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February 5, 2004

Temple, Penn State senates unresponsive on same-sex benefits

Following up on a suggestion from Pitt’s Board of Trustees chairperson, Richard Tobias of the University Senate anti-discriminatory policies committee contacted the faculty senates at Temple University and Penn State, seeking to coordinate efforts by faculty at all three schools to lobby in favor of health benefits for university employees’ same-sex partners.

The response Tobias got was underwhelming.

The English professor said he has not heard from Penn State’s senate, after sending them in December (at the PSU senate’s request) a summary of what Pitt’s senate wanted them to discuss.

Tobias said a representative of Temple’s senate told him that that group concerns itself only with curriculum issues.

“So,” Tobias told Faculty Assembly Feb. 3, “I have not been very successful in following up” on the suggestion by Judge Ralph J. Cappy, Pitt trustees chairperson, that Pitt, PSU and Temple faculty work together in lobbying Harrisburg lawmakers to stop threatening the universities with funding cuts if they extend medical insurance to their employees’ same-sex partners.

Nicholas Bircher, president of Pitt’s University Senate, said he will contact his counterparts at the senates of Pennsylvania’s other state-related universities (PSU, Temple and Lincoln), urging them to push for a consensus policy statement by all four universities’ faculties. “If you could get all four representative bodies to agree on a matter of principle, it provides a little more leverage than individual motions” by each group, Bircher said.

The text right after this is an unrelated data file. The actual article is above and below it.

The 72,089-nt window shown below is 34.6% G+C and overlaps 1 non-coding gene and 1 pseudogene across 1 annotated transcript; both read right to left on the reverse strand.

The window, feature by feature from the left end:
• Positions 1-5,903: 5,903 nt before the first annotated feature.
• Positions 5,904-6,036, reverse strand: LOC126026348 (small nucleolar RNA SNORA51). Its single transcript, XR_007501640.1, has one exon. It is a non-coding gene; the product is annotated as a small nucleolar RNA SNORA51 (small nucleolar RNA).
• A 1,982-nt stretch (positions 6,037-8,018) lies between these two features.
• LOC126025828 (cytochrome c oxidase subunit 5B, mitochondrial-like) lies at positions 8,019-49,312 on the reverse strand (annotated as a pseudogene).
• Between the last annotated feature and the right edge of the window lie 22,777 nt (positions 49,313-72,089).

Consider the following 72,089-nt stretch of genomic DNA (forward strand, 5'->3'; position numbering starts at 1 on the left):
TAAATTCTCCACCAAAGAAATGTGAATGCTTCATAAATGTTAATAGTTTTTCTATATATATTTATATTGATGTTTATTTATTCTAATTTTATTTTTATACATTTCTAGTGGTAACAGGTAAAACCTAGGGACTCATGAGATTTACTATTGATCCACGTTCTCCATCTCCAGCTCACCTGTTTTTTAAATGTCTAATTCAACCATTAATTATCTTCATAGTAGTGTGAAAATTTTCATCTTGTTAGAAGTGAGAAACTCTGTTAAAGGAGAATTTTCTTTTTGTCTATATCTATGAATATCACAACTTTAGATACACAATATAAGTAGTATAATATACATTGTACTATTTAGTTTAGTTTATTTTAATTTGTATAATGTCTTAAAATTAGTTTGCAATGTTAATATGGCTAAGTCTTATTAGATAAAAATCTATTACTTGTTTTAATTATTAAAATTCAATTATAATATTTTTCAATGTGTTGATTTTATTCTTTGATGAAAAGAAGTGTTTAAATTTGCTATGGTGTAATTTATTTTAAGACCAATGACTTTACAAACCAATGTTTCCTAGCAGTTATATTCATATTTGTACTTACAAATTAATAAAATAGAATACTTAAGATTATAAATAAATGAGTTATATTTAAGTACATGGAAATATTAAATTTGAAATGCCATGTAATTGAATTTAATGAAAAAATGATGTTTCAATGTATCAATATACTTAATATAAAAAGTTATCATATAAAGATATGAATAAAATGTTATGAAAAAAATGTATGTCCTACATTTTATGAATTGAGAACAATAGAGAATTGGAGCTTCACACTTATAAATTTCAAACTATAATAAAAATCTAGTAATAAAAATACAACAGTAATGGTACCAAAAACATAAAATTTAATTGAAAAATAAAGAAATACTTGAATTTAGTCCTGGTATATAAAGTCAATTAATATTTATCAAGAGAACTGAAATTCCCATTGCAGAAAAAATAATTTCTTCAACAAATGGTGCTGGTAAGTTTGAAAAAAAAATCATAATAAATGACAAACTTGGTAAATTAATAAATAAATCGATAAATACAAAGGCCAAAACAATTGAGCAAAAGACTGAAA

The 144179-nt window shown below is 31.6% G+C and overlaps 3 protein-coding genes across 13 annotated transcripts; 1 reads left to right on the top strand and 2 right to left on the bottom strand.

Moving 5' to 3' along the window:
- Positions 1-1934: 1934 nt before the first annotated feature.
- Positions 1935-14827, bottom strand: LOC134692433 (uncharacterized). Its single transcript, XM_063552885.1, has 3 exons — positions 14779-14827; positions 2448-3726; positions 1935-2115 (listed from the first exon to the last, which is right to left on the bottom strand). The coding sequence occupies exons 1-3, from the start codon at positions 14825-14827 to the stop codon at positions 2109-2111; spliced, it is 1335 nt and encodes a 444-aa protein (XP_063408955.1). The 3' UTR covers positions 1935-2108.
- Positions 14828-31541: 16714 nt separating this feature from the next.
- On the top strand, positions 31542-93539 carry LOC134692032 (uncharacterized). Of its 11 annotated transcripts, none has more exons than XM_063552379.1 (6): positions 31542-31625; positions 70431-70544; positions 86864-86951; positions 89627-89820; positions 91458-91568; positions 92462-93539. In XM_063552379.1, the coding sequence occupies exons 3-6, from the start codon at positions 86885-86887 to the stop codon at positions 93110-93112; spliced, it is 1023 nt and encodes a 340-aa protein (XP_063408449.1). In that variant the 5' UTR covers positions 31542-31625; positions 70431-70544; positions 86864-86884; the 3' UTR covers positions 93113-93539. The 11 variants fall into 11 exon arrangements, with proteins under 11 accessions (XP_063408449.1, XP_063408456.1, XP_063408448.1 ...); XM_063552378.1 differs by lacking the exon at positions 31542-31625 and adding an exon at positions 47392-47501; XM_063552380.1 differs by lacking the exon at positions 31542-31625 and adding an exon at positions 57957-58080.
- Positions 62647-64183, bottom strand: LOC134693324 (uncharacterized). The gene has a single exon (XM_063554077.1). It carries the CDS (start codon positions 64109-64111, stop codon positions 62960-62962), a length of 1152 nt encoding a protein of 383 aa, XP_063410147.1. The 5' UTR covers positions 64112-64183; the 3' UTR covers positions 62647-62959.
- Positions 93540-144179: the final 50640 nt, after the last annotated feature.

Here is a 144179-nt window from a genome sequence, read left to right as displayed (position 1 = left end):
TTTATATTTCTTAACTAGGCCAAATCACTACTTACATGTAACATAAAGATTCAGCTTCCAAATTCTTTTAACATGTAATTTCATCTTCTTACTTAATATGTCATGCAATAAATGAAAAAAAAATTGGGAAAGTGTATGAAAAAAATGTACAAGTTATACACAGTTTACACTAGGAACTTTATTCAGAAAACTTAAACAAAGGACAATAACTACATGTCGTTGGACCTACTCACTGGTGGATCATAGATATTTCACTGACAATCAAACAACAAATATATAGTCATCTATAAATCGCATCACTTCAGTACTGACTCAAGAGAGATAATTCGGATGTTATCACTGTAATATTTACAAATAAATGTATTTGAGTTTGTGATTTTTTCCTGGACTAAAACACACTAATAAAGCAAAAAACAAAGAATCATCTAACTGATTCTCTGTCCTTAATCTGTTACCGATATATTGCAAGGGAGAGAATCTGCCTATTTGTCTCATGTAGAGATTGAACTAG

James Holland reminded his fellow Faculty Assembly members that Chancellor Mark A. Nordenberg told them he has been in contact with the PSU and Temple presidents on the same-sex benefits issue.

“Maybe it’s time that we ask the chancellor for an update on what the substance of those discussions has been,” Holland said. “Maybe ‘contact’ doesn’t mean very much.”

Members of the University Senate’s executive committee, including Bircher and Tobias, met Dec. 11 with Pitt board chairperson Cappy for an off-the-record discussion of campus issues that Bircher described as “collegial” and “productive.”

He said Cappy pledged to pursue an open-door policy toward Senate leaders. “Any faculty who have issues that they would like to see taken up with the chairman of the Board of Trustees are encouraged to get in touch with me or any of the [Senate’s other] officers,” Bircher said.

In other Feb. 3 Faculty Assembly business, the group approved a resolution recommending that administrators from Computer Services and Systems Development (CSSD) and the School of Medicine work with the school’s IT staff and responsibility center account administrators to better inform medical faculty of how to forward their e-mail.

The recommendation was in response to complaints from some faculty with joint Pitt/UPMC appointments that they rarely, if ever, accessed their Pitt e-mail accounts and thus were unaware of messages sent to them through those accounts.

John Close, chairperson of the Senate’s computer usage committee, said he would ask his committee to study how the problem of duplicate e-mail accounts is affecting faculty in schools other than medicine.

—Bruce Steele

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